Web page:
Love, Melyssa.

And just to be clear, I don't REALLY hate medical professionals.  I just hate medical professionals who don't act professionally.  And the insurance companies.  Other than that, I like them fine.  I just don't like going to them because somehow I turn from Nice Sweet Ballerina Shy Bookworm Girl who considers 'fart' a naughty word, to Fire Breathing Dragon Phone Slamming Threat Hissing Tea Cup Throwing Girl.  Ask my husband about this strange medical malady.  He will confirm it.  He now handles every phone call to the insurance companies because I hung up on the last one.  And I don't hang up on people!  Really!  It's rude!  And I don't do rude!  But I don't want to offend all the nice doctors and nurses and staff out there because someday I might get some dreadful disease that I won't be able to treat with garlic or olive oil or Pau d Arco or Enya music or denial or Pinot Grigio or copious amounts of Nyquil.  Just kidding on the Enya.  And I will need those doctors and nurses and staff and I wouldn't want them to be offended or have notes about me.  That'd be bad.  Like, epic bad.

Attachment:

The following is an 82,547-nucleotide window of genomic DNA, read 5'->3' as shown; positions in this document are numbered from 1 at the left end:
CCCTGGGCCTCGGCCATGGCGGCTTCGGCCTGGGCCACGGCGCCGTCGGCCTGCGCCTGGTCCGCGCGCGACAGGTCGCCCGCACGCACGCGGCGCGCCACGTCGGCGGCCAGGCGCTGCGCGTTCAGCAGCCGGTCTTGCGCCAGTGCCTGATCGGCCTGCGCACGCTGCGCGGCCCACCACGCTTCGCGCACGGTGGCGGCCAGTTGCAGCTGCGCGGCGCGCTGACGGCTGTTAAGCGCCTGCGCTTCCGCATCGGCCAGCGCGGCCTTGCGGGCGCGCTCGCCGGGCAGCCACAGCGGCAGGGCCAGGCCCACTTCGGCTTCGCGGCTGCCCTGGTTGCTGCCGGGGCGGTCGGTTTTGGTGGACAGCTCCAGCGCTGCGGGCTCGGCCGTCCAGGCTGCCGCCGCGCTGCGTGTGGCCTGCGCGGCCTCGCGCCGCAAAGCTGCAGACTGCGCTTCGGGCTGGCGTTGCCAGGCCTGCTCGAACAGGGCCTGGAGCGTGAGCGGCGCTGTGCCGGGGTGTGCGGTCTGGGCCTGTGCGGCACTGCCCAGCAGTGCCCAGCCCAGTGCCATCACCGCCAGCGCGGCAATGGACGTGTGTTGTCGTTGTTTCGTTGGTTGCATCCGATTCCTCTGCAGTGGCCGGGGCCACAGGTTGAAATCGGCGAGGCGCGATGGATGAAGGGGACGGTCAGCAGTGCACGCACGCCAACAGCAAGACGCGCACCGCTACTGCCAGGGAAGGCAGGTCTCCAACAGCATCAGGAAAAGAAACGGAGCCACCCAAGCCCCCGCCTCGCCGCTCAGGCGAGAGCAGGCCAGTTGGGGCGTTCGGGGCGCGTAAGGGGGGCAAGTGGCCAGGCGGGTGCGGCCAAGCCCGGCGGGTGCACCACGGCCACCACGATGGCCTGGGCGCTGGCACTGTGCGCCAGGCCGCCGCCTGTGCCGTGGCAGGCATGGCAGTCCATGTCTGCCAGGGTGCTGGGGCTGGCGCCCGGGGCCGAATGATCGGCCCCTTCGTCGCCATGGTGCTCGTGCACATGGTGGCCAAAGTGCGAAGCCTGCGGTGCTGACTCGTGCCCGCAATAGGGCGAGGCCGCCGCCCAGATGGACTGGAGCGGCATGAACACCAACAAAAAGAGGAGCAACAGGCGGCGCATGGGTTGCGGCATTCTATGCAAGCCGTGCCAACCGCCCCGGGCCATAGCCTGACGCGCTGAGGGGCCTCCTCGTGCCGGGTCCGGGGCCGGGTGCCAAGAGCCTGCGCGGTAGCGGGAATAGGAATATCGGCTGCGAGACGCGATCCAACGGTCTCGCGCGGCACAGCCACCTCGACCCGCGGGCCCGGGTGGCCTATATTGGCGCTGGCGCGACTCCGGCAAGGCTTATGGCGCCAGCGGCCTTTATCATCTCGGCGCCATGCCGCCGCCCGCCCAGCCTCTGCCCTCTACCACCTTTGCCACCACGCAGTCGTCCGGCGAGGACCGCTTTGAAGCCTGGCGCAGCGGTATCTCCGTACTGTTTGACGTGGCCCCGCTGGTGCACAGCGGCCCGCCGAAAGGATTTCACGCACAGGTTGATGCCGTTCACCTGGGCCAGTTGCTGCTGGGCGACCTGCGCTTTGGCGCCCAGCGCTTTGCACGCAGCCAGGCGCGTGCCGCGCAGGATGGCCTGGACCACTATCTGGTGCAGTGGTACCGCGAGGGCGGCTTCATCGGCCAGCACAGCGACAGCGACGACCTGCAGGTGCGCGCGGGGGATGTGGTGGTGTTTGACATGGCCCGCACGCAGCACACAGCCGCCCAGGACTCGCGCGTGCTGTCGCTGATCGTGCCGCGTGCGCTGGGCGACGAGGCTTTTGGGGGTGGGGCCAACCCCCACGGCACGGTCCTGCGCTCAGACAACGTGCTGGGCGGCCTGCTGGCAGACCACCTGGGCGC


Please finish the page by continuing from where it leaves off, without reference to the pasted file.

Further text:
Did you get the title?  Soap opera?  Mixed up with "daze" instead of "days?"  Get it?  HAHAHAHAHA! Laugh with me, my minions, laugh!  It's the best medicine...the doctor told me so.

Thursday, November 17, 2011

In The Night Kitchen

I'm a big fan of books.  Yes, you know.  I'm walking on a cloud these days because we unpacked my LAST BOX OF BOOKS in two years, thanks to a home that is ours (so to speak) and not a corporation who would panic and call a meeting if I so much as moved a salt and pepper shaker, much less stack my books the wrong way.  My luvah bought me a huge craigslist bookshelf that was appallingly ugly until we put all the books in it and now, hopefully, the books are all you see.  

I like my books somewhat willy nilly.  I'll never alphabetize them for the following reasons:  1. No one would replace the title correctly  and 2. They look better grouped according to genre  and 3. The ones belonging to itty-bitties go on the bottom where their jam sticky hands can access them better and the grown up ones with questionable love scenes or random acts of violence go up top where my jam sticky hands can access them better.